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July 19, 2011
Still about three weeks away from bowling at full tilt as part of his recovery from a dislocated shoulder, 29-year-old Hauritz will not be considered for the tour of Sri Lanka and has seemingly fallen behind Jason Krejza and Michael Beer in calculations for the series beyond.
However Vettori, who will bowl in tandem with Hauritz for the Brisbane Heat in this summer's expanded Twenty20 Big Bash League, said the off spinner's sturdy record in Test matches in Australia should not be forgotten.
Like Graeme Swann an avowed fan of Hauritz's bowling, Vettori said the manner of his demotion from the Australian team, after a poor showing on the 2010 tour of India, may have reflected a lack of understanding about how difficult it can be to bowl finger spin to subcontinental batsmen.
"It's always a tricky situation with a spinner who comes off a tour to India, particularly a finger spinner," Vettori said. "It isn't the easiest place to travel and obviously with the quality of batsmen they have it is almost the ultimate challenge.
"So it is almost hard to say that due to that performance you're not going to be a good spinner in your own country, and he has the proven track record with Australian, particularly in Australia, so I'm sure he'll be given another chance to fight back at some stage.
"I thought he was particularly brave the way he bowled when he came back to the Australian team and that was part of his success. He was exceptionally aggressive.
"Sometimes as a finger spinner, and I've been through it myself, you probably look to defend first and let the guys attack from the other end, but I thought when he bowled he looked to attack the whole time, which is a really good thing for a finger spinner."
As with every other spin bowler in the world, Vettori spent considerable time in Shane Warne's shadow, and suggested it was folly to expect the bowlers who followed Warne to be able to accomplish the same tasks.
"Once again you look at what Warne did and how amazing it was, you're constantly searching to replace that, and it's impossible to replace what he was able to do," Vettori said. "He was able to defend at the right times and he was certainly able to attack at the right times. When you've had that for 15 years it probably leaves you searching for that answer and it's not always easy to find."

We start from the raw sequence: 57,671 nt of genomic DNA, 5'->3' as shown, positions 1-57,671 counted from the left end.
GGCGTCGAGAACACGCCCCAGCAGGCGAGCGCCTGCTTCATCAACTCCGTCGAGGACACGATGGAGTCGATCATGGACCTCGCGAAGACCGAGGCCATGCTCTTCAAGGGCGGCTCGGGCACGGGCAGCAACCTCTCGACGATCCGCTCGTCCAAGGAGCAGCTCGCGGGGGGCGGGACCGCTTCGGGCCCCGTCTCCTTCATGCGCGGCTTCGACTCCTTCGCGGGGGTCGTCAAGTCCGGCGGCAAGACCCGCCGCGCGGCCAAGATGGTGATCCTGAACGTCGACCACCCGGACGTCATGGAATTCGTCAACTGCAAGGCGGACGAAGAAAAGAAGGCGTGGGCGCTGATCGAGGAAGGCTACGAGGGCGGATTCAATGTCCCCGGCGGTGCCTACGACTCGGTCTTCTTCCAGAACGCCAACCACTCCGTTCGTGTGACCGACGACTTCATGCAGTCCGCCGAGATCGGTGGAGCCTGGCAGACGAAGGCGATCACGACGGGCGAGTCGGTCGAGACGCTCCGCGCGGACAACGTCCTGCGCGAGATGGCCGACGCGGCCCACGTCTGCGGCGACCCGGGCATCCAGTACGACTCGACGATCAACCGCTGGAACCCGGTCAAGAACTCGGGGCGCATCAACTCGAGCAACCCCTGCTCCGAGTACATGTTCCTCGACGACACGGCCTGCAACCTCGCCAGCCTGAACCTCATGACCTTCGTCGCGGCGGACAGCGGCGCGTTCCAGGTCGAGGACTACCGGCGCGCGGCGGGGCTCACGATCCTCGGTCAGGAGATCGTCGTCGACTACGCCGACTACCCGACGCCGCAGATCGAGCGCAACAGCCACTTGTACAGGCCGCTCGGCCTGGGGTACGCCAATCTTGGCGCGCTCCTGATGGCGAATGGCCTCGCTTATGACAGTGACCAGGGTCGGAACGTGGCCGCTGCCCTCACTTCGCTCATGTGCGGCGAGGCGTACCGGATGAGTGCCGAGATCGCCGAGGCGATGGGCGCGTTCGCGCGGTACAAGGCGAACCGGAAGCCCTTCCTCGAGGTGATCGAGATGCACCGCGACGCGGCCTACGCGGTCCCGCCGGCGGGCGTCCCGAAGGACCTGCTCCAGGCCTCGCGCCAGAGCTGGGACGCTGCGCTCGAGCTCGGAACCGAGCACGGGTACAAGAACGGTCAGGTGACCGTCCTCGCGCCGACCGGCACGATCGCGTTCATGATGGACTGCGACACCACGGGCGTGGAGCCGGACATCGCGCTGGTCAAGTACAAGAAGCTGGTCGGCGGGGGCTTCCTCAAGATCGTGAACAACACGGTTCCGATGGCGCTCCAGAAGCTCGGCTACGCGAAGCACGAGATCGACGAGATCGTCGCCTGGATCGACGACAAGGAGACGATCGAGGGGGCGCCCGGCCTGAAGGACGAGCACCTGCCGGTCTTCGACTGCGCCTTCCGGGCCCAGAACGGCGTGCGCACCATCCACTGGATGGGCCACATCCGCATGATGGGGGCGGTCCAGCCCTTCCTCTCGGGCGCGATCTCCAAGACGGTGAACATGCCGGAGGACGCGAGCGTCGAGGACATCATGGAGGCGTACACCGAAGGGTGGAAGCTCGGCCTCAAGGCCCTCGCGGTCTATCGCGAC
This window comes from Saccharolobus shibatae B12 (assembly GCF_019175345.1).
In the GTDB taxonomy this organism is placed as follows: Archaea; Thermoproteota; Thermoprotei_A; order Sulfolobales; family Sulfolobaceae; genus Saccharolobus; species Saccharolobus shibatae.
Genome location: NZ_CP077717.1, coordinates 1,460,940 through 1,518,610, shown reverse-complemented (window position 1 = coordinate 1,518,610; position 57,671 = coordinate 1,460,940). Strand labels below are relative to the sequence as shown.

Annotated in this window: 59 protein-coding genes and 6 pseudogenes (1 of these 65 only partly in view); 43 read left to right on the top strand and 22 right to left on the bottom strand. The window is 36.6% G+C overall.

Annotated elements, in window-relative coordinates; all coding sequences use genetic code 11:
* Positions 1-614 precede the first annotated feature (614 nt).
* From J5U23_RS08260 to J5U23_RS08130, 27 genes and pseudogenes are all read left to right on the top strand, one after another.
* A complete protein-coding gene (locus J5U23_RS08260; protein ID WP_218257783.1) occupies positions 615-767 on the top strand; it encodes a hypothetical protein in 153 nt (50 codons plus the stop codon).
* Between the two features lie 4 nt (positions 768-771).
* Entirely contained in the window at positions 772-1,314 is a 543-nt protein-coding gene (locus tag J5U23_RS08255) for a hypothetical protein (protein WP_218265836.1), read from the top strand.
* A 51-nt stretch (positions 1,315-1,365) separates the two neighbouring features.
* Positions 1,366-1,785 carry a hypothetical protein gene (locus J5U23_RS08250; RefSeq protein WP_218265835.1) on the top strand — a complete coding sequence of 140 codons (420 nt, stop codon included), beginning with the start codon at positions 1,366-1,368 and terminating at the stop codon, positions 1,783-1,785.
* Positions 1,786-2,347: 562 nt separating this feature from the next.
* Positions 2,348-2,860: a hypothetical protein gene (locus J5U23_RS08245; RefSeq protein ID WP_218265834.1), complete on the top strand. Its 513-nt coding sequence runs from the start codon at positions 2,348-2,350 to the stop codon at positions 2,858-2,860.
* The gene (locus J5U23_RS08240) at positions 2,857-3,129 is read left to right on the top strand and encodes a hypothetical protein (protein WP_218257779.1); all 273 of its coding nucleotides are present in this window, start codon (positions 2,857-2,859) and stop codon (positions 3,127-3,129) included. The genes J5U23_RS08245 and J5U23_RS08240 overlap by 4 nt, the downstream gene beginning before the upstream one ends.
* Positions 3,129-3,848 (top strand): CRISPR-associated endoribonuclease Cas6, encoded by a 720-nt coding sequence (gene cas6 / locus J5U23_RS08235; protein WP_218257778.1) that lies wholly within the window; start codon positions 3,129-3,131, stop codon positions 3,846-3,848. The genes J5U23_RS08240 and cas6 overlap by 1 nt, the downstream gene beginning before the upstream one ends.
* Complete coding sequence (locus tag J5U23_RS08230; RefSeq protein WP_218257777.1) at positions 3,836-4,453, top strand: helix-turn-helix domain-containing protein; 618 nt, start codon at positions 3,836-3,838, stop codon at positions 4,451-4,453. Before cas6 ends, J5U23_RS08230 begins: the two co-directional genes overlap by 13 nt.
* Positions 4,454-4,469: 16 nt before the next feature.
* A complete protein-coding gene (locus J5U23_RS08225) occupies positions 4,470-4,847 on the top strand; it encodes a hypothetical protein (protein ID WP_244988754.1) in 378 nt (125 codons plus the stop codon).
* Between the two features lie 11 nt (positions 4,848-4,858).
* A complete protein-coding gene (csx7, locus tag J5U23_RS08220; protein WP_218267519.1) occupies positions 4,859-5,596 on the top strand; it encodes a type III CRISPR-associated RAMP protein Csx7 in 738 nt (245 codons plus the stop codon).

On the topic of selection, Vettori endorsed New Zealand's Cricket's new structure, in which the national selection panel was replaced by the national coach John Wright and selection manager Mark Greatbatch overseeing a network of provincial coaches as scouts.
"It is actually the structure that myself and [NZC performance director] Roger Mortimer suggested when we were near those levels and thought it would be a good way to go," Vettori said. "Particularly using the domestic coaches as scouts because they see more cricket than anyone and always the players' gripe around that is that the selectors don't see enough cricket.
"So I think with this structure they've been allowed to alleviate that, and you get two very good people at the top who control the national level and you have the accountability with Mark Greatbatch and John Wright. I see it as a positive move, but we still have to see how it will play out and what we will get to.
"Particularly for the first-class player who wants to be seen on all occasions and wants to be given a chance, I think they know from now on that at any given time someone is going to be watching them for the majority of their innings or their bowling. That information is obviously relayed to the people who take that accountability, so I think it is a nice compromise."
Daniel Brettig is an assistant editor at ESPNcricinfoFeeds: Daniel Brettig
© ESPN Sports Media Ltd.
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